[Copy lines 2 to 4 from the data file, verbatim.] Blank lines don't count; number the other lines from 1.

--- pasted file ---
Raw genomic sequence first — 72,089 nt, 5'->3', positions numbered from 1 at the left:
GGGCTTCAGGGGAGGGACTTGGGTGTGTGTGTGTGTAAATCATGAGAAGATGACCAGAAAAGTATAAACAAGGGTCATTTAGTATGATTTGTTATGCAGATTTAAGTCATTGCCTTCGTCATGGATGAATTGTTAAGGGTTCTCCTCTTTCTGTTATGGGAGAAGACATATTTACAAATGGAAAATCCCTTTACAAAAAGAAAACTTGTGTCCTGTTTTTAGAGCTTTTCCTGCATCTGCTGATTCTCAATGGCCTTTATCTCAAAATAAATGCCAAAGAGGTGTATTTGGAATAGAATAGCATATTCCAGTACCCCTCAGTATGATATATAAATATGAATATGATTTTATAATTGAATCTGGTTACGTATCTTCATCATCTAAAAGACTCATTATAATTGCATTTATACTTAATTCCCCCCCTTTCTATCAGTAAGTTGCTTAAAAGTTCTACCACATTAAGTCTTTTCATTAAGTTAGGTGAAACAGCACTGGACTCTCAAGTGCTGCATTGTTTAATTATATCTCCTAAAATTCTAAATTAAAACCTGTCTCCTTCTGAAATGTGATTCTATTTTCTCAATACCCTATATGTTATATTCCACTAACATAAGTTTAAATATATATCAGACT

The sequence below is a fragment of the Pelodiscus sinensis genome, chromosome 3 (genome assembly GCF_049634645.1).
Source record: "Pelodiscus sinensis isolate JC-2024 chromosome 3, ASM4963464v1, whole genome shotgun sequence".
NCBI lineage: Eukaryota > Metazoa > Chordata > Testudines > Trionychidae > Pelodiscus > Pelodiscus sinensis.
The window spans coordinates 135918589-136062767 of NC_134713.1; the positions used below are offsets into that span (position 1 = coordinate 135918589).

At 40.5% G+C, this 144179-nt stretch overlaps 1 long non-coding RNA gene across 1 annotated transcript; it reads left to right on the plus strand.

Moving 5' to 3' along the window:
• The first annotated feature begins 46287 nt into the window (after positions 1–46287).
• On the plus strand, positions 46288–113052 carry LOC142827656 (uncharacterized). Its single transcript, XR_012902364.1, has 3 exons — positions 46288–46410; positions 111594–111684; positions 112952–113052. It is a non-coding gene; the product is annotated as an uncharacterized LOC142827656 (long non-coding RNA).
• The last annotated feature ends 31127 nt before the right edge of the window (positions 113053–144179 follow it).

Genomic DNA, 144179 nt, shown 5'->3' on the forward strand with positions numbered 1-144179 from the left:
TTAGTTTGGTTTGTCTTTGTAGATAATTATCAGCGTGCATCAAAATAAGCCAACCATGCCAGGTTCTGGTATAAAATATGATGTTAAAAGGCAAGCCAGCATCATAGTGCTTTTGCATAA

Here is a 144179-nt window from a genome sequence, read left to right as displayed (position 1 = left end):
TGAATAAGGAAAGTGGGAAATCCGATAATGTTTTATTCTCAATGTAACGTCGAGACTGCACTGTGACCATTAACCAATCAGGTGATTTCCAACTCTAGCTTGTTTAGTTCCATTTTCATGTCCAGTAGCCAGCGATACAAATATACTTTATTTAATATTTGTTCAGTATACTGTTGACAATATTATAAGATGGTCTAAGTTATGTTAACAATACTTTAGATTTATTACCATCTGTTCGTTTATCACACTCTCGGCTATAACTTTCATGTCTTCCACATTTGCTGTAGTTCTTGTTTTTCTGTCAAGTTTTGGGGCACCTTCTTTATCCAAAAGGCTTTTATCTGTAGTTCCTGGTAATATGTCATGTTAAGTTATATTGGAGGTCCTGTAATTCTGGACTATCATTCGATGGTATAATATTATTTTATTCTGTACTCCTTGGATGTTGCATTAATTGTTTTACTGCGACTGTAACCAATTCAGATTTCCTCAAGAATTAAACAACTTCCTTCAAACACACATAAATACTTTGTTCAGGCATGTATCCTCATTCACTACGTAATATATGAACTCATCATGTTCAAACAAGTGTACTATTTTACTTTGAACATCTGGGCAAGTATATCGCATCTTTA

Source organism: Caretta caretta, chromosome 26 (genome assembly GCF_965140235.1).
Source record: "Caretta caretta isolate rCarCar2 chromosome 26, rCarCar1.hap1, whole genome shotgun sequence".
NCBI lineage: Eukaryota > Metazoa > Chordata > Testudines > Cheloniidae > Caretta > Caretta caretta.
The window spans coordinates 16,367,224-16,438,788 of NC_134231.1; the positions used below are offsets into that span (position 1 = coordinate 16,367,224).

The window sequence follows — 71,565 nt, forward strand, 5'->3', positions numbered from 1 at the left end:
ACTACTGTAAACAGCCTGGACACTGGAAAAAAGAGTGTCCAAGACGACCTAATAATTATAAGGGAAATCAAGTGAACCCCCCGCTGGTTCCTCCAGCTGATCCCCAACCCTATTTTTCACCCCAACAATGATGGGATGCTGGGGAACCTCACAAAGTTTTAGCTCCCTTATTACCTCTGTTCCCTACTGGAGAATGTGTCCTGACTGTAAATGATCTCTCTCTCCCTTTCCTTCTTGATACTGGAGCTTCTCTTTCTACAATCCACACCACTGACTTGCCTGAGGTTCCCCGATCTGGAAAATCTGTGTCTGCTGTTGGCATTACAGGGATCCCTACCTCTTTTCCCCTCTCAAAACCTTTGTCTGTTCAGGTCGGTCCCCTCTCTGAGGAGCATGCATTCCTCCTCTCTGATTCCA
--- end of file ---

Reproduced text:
GGGCTTCAGGGGAGGGACTTGGGTGTGTGTGTGTGTAAATCATGAGAAGATGACCAGAAAAGTATAAACAAGGGTCATTTAGTATGATTTGTTATGCAGATTTAAGTCATTGCCTTCGTCATGGATGAATTGTTAAGGGTTCTCCTCTTTCTGTTATGGGAGAAGACATATTTACAAATGGAAAATCCCTTTACAAAAAGAAAACTTGTGTCCTGTTTTTAGAGCTTTTCCTGCATCTGCTGATTCTCAATGGCCTTTATCTCAAAATAAATGCCAAAGAGGTGTATTTGGAATAGAATAGCATATTCCAGTACCCCTCAGTATGATATATAAATATGAATATGATTTTATAATTGAATCTGGTTACGTATCTTCATCATCTAAAAGACTCATTATAATTGCATTTATACTTAATTCCCCCCCTTTCTATCAGTAAGTTGCTTAAAAGTTCTACCACATTAAGTCTTTTCATTAAGTTAGGTGAAACAGCACTGGACTCTCAAGTGCTGCATTGTTTAATTATATCTCCTAAAATTCTAAATTAAAACCTGTCTCCTTCTGAAATGTGATTCTATTTTCTCAATACCCTATATGTTATATTCCACTAACATAAGTTTAAATATATATCAGACT

The sequence below is a fragment of the Pelodiscus sinensis genome, chromosome 3 (genome assembly GCF_049634645.1).
Source record: "Pelodiscus sinensis isolate JC-2024 chromosome 3, ASM4963464v1, whole genome shotgun sequence".